While Rafael Nadal was clearly the best player of 2013, and a fully deserving year end number 1, Novak Djokovic was a close second. Three slam finals (one won) and a single slam semifinal that he nearly won (against Nadal in Paris). Despite some of the more surprising results across men’s tennis last year, the two best players in the world were miles ahead of the competition by the end of the year.

2) Can Serena Keep Rolling?

For years, Serena’s toughest opponent has often been herself – she’s self destructed on the biggest of stages, or struggled to find motivation to keep her play at the highest of levels for an entire year. Quite clearly, Serena had no such problems last year as she continually rolled over tough competition and finished the year comfortably as number 1. The question might not be “is there a player that can finally topple Serena?” but instead “can Serena keep her motivation and fitness for another 11 month stretch?” If the answer turns out to be “yes”, watch out.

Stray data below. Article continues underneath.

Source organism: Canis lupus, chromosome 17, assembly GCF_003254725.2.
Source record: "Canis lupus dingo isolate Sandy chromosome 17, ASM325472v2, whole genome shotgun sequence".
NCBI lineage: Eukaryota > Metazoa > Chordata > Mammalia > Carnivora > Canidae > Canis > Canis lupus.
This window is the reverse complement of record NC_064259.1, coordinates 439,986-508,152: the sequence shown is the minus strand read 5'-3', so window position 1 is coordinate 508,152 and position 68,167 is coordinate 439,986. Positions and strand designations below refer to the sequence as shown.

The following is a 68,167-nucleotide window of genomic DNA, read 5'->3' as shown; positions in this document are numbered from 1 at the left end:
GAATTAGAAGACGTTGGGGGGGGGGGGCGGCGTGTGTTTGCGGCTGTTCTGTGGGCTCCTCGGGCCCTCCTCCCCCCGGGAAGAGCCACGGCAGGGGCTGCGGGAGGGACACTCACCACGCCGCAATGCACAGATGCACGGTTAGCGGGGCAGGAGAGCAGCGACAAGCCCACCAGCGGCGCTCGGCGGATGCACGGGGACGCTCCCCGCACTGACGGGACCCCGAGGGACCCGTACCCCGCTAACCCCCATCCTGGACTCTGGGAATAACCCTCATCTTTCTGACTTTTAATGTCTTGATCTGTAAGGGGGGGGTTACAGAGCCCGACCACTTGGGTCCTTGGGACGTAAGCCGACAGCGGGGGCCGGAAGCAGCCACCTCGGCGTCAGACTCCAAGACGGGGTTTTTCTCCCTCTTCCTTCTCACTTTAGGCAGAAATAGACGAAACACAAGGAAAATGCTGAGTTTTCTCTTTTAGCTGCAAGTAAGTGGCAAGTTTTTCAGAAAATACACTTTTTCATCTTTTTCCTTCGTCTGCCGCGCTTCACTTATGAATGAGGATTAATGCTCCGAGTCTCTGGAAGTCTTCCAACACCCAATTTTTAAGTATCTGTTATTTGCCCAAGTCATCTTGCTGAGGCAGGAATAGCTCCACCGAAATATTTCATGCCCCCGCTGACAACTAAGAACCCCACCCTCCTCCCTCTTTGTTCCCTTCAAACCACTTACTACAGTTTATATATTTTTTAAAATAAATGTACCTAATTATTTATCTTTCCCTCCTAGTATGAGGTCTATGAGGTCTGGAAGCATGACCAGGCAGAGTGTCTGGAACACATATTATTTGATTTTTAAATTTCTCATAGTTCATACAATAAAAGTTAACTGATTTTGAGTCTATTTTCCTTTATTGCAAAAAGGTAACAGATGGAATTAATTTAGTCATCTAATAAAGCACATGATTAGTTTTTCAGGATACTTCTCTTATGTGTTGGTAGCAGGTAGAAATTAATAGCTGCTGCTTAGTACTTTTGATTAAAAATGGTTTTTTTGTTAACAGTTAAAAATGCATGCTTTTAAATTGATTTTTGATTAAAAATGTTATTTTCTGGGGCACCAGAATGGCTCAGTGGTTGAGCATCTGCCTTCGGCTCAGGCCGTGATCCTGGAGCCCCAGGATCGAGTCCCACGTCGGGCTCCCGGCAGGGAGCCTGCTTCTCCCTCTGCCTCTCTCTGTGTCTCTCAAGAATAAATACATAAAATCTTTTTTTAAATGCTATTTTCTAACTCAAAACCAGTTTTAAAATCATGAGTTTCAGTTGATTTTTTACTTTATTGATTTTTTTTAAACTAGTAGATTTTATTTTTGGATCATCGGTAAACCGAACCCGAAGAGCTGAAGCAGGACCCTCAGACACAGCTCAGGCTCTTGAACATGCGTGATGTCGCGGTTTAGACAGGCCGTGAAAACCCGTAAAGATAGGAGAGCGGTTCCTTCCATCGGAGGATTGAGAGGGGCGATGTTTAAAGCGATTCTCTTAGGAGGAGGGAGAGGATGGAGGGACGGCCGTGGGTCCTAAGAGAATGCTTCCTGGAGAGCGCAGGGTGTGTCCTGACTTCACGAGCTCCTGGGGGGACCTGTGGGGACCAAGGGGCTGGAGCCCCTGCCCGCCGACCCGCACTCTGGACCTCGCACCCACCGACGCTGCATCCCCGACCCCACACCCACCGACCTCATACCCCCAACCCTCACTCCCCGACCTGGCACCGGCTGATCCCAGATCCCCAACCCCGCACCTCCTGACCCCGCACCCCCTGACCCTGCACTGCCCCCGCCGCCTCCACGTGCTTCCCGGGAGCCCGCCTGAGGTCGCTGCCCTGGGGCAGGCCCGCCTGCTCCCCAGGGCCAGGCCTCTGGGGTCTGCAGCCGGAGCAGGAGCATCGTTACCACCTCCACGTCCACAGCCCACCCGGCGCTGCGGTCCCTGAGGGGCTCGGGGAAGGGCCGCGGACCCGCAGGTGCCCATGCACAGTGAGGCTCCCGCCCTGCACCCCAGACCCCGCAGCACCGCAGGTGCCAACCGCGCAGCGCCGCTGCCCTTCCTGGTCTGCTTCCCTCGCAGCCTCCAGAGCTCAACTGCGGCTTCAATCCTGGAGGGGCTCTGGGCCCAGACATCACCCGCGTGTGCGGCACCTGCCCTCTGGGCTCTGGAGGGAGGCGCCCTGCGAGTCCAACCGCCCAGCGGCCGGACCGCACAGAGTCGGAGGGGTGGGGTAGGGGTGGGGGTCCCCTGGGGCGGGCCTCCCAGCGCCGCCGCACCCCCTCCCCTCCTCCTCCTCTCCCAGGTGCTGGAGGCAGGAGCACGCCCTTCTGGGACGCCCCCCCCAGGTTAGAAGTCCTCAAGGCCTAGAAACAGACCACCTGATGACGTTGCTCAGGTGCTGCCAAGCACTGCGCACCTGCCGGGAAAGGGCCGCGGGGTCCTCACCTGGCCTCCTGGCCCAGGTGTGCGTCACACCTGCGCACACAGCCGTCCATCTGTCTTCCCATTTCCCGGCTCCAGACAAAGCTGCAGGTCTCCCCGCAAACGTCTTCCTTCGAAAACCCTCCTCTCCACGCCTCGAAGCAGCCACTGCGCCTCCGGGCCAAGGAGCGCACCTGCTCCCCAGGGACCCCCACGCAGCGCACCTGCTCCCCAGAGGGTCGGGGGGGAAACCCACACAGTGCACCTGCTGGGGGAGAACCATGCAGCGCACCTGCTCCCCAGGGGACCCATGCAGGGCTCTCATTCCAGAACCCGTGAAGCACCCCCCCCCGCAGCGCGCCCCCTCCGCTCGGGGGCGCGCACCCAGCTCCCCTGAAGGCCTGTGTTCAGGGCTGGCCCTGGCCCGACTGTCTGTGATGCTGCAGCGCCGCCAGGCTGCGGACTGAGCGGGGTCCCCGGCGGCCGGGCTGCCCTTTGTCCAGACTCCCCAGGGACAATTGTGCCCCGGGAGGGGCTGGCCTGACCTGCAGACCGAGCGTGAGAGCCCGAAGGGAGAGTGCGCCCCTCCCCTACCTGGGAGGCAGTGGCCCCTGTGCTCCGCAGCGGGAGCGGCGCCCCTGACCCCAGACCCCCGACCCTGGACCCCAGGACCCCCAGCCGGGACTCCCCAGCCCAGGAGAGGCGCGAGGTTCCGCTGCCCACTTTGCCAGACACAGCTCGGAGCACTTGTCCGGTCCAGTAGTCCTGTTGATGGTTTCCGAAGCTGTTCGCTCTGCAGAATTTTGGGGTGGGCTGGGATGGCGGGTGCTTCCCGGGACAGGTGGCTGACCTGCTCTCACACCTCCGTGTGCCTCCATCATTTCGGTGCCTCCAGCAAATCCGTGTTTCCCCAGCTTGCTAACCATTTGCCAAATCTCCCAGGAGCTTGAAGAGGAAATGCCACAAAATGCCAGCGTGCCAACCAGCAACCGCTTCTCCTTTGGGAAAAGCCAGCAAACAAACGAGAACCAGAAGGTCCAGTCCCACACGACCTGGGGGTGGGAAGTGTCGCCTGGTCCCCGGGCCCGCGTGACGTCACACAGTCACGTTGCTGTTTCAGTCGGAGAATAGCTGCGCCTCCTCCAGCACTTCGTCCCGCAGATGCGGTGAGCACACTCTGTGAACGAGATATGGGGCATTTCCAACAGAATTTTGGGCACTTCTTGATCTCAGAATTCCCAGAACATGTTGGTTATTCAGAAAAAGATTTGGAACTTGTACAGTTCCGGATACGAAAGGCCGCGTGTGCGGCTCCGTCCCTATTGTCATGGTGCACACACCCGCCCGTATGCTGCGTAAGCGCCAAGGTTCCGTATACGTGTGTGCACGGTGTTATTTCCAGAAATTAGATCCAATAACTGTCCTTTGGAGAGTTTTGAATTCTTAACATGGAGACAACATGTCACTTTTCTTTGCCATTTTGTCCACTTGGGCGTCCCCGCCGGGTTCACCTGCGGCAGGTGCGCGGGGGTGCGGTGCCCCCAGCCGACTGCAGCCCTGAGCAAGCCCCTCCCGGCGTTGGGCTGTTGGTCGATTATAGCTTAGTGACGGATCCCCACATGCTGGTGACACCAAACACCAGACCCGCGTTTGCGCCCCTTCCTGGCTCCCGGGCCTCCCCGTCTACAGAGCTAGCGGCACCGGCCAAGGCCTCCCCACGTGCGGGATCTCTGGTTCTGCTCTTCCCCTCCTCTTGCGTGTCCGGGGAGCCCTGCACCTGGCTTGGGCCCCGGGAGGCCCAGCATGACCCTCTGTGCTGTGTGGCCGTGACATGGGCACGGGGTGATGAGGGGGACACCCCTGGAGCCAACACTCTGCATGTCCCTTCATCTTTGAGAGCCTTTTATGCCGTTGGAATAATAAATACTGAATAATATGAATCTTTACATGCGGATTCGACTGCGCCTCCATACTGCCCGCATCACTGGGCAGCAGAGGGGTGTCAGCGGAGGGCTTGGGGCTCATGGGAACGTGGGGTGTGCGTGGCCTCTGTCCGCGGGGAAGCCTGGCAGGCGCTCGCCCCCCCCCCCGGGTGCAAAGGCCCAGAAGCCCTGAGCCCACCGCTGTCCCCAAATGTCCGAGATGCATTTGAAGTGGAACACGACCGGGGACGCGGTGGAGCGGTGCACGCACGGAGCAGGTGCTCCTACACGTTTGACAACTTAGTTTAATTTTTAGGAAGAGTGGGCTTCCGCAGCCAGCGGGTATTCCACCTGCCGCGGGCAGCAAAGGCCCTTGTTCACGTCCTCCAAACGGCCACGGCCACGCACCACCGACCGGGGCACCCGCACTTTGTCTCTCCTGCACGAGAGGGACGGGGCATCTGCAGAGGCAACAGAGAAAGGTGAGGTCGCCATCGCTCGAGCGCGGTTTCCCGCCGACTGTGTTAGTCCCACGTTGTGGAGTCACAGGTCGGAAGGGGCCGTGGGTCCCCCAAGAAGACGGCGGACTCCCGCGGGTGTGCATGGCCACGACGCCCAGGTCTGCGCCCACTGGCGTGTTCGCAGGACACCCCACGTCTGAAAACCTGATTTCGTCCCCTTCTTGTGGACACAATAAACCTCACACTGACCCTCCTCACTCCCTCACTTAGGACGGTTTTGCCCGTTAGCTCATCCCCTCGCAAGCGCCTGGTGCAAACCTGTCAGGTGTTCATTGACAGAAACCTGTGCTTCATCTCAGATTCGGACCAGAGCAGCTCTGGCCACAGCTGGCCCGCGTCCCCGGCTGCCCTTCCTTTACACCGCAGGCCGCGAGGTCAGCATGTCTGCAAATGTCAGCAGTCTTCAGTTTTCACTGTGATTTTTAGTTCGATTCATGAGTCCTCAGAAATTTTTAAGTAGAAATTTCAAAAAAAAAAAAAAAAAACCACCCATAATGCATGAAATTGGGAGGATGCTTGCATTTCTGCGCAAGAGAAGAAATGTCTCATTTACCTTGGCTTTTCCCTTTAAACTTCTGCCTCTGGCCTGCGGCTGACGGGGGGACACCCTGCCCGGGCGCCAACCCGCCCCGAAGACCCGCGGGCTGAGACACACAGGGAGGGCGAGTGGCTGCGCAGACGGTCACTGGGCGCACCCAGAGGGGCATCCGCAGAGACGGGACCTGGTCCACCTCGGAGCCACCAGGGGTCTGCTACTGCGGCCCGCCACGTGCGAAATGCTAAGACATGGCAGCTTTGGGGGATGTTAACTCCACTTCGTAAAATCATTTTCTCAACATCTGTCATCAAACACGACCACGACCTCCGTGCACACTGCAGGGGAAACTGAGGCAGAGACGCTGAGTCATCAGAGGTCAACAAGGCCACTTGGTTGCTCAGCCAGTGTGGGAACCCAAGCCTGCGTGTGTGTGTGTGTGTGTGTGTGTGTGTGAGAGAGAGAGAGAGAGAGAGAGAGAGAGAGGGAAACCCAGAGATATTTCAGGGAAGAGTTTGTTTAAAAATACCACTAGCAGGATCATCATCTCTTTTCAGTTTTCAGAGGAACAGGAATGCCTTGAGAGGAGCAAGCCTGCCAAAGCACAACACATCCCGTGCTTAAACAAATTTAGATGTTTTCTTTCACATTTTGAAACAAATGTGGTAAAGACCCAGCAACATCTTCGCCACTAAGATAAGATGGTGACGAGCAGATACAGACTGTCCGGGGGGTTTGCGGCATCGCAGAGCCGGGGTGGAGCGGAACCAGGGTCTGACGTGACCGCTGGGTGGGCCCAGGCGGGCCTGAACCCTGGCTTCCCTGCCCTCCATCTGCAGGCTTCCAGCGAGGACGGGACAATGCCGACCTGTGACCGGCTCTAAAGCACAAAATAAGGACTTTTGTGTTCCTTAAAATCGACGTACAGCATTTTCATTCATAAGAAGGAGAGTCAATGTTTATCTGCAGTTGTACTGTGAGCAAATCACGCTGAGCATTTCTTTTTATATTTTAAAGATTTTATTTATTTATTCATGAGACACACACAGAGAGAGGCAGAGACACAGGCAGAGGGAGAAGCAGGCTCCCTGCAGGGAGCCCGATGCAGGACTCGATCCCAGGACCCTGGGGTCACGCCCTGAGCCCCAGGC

3) How Dramatic Will the Federer Saga Be?

Last year was far and away Roger Federer’s worst season, and age is very quickly catching up with him, as it does with many players. Federer seems to still be enjoying his tennis, but his best days are clearly behind him. Much like Roddick, I don’t see Federer as a player to be grinding out the final days of his career like a Lleyton Hewitt. With a third child on the way, is the end much closer than most fans want to admit? Or will Federer string together a few excellent results to keep him in the top 10, and keep him relevant at the highest parts of the men’s game?